Green tea: wilted and unoxidized. It is steamed for more delicate herbal flavors or pan-fired for a heartier, aromatic quality, before drying.
Oolong: wilted, rolled and partially oxidized. The oxidation process is sometimes stopped and started more than once. Oolong has a smooth aromatic character and is a favorite of many tea professionals. It tend to be expensive because of the work involved in processing.
Black tea: wilted, crushed, and fully oxidized. The rolling of black tea breaks open the leaves and allows oxidation. It is then dried to stop the oxidation process.
Post-fermented tea: Green Tea that has been allowed to ferment/compost. These are usually Pu’erh teas, which are sold in compressed cakes. Its secondary fermentation gives it a very dark, earthy quality. In China, our black teas are called red, whereas pu’her is known as black.
China is the largest producer of tea in the world followed by India, Kenya and Sri Lanka.
The total amount of tea produced worldwide in 2005 was 3,550,194 metric tons.
Tea is second only to water as the beverage of choice worldwide. More tea is drunk than coffee, sodas, milk, hot chocolate and alcohol combined!
A U.S. patent for a “tea leaf holder made out of fabric” was granted in 1903.
Tea merchant Richard Blechynden has been credited with inventing iced tea in 1904 at the St. Louis World’s Fair. While he popularized the drink, alcoholic tea punches were served in the 19th century in the U.S. and recipes for iced tea have been found in cookbooks from the late 19th century.
Roughly 80 percent of tea served in the US is iced. In many parts of the US iced tea is always sweetened with sugar or other sweeteners.
In 1907, American tea merchant Thomas Sullivan began distributing tea samples in small silk bags with a drawstring. Consumers noticed that they could simply leave the tea in the bag, and then re-use the bag by adding fresh tea. In 1953 Tetley launched tea bags in Great Britain. It was an immediate success.
In the 1960s approximately 3% of all tea drunk in the UK was from tea bags. Now 96% of tea is brewed from tea bags.
Typically bagged teas have been made from crushed leaves and dust, the poorest grades of tea. This has changed considerably in the last five to ten years with a new wave of high-end tea companies. For instance, tea bags shaped in a pyramid and looser tea bags were developed to permit whole-leaf tea to expand gently with space allowed for full expansion. Some of the newer bagged teas have returned to the use of mesh cloth instead of paper.
200 cups of tea can be brewed from one pound of loose tea leaves. Purchasing loose tea is usually less expensive than bagged tea as you are not paying for the packaging.
Instant tea is brewed tea that has been dehydrated and granulated.
The Duchess of Bedford, one of Queen Victoria’s Ladies in Waiting, came up with the idea of a late afternoon meal of tea, thin sandwiches and small cakes, which Queen Victoria enthusiastically supported.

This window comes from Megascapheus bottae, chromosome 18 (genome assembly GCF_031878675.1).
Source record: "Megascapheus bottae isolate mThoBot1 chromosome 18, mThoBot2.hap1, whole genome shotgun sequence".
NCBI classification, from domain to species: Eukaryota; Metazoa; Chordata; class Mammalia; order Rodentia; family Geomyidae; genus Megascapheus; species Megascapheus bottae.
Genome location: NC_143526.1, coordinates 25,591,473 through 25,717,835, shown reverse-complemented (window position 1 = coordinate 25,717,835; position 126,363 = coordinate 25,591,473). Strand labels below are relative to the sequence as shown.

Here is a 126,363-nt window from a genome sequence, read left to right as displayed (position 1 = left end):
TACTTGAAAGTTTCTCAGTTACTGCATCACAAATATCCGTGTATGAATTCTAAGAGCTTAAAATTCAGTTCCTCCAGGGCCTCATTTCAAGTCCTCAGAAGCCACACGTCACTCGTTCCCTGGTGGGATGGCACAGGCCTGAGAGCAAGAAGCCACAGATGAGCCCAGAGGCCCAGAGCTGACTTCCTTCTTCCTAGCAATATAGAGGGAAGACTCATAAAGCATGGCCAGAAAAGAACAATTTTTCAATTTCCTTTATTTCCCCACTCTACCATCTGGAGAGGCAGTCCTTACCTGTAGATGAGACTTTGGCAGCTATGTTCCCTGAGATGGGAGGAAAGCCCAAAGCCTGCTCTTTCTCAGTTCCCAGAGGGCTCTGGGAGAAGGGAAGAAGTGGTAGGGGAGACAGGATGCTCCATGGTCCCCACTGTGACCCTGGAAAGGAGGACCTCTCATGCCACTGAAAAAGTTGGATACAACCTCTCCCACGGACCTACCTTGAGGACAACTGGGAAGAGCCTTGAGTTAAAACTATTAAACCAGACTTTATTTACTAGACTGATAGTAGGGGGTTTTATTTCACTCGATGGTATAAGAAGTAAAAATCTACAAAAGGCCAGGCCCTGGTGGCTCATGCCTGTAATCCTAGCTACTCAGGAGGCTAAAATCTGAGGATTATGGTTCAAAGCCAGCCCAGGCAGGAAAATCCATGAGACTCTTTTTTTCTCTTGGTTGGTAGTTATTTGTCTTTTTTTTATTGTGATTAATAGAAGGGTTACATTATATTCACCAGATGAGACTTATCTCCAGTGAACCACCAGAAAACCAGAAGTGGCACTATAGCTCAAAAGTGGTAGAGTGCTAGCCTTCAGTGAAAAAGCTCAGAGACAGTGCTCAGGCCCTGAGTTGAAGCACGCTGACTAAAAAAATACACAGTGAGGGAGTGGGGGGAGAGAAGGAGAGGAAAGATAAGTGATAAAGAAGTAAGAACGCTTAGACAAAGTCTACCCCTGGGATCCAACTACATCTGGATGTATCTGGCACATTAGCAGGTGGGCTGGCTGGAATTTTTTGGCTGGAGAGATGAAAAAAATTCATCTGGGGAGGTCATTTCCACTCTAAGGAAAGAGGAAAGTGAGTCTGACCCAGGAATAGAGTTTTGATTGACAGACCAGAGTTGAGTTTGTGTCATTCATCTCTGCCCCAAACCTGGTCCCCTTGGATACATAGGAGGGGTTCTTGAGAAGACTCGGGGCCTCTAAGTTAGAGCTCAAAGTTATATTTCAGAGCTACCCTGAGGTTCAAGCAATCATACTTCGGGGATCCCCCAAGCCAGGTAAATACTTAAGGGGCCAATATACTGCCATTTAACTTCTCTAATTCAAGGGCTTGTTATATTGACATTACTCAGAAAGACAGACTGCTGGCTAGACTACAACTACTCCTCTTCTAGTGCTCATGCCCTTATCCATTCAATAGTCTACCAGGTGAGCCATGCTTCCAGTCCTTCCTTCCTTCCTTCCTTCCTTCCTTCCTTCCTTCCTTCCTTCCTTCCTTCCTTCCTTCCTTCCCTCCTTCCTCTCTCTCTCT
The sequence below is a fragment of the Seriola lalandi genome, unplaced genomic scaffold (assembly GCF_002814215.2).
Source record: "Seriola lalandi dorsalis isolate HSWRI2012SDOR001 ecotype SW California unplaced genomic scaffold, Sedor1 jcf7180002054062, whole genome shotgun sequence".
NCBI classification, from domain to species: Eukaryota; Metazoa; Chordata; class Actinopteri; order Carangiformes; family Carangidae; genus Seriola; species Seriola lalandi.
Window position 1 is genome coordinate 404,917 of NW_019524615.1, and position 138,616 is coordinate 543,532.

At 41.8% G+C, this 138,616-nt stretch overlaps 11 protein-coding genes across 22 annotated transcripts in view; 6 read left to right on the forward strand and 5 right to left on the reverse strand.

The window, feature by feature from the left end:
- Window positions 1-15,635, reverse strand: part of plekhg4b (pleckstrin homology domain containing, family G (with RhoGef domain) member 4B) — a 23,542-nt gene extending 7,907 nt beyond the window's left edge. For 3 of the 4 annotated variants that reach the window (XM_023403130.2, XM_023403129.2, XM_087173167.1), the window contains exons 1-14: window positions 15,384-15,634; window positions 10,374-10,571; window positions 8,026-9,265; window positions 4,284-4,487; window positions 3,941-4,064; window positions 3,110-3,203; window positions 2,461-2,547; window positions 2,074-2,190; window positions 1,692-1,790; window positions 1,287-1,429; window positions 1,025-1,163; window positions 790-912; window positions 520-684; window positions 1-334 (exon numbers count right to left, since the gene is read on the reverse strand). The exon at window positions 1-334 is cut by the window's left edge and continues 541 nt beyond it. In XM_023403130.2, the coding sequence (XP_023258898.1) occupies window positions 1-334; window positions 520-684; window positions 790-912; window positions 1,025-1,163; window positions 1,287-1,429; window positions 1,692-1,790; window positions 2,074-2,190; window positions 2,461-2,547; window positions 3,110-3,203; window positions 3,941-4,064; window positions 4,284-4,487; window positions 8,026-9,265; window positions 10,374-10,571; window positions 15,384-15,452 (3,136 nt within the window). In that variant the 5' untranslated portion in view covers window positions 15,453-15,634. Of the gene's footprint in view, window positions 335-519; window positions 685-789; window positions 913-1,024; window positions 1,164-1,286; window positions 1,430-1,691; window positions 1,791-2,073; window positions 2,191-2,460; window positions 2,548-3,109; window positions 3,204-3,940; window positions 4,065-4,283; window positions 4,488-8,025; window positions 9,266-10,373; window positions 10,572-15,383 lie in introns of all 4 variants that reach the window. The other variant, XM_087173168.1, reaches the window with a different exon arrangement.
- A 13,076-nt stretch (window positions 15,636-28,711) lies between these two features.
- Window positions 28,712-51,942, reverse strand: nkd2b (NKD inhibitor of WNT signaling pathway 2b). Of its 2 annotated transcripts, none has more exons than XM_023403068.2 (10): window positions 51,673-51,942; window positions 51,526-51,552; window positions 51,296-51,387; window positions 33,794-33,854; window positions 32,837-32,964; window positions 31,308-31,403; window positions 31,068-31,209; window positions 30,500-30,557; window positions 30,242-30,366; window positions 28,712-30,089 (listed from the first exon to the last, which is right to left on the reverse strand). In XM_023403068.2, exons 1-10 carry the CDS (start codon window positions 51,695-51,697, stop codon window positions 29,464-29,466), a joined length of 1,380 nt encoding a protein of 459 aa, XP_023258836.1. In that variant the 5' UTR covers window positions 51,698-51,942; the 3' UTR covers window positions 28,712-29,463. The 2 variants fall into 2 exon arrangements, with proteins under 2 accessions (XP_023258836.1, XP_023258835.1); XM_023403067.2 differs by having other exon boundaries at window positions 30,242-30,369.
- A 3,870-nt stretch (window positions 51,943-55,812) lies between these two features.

There are actually two types of British tea: Low tea, also known as afternoon tea, and
High tea. High tea has nothing to do with class or income. It refers to tea served on a dining room table as opposed to afternoon tea served from a lower tea table.
High tea (sometimes called meat tea in England) is generally served between 5:00 and 6:00 p.m. and features a hot dish, hearty sandwiches, scones, cakes, biscuits (cookies) and tea. It is often served as supper. Afternoon tea is traditionally served around 4:00 p.m. and is a lighter meal, which includes scones, thin sandwiches, biscuits and assorted cakes, along with tea. Either tea may include jams, preserves and clotted cream.
Tea leaves contain more than 700 chemicals that create its unique aromas and flavor as well as its considerable health benefits. In fact, tea was first considered a medicinal and later became a beverage. This was true not only in China, but through much of the world.
The flavanoids, amino acids, vitamins C, E and K, caffeine and polysaccharides in teas all have health-enhancing qualities. Tea also assists in cell-mediated immune function of the human body. Tea plays an important role in improving beneficial intestinal microflora, as well as providing immunity against intestinal disorders and in protecting cell membranes from oxidative damage.
Tea can protect the teeth from caries due to the presence of fluorine. It can normalize blood pressure, lipid depressing activity, and aid in the prevention of coronary heart diseases and diabetes by reducing the blood-glucose activity. Both green and black tea infusions contain a number of antioxidants, mainly catechins that have anti-carcinogenic, anti-mutagenic and anti-tumoric properties.
Tea has had a major resurgence of popularity in the United States in recent years for several reasons. We can get tea faster and therefore fresher than in the past, and the increase in demand is encouraging tea farmers to produce and sell uniquely good teas in small quantities. Tea’s health benefits have also encouraged people to drink more tea.
While initially it was believed that only green teas had significant flavinoids, this has been disproven; all tea has health benefits.
Herbal teas are not actually teas. The correct term is tisane (ti-zane). Tisanes can be made from a variety of herbs and spices and may also contain citrus peels and fruit.
Rooibos (Roy-buss), made from a South African shrub that grows nowhere else in the world and is grown and processed by indigenous South Africans, is used in infusions and tea blends.
Yerba mate comes from a South American shrub whose leaves create a drink that tastes like a cross between green tea and coffee.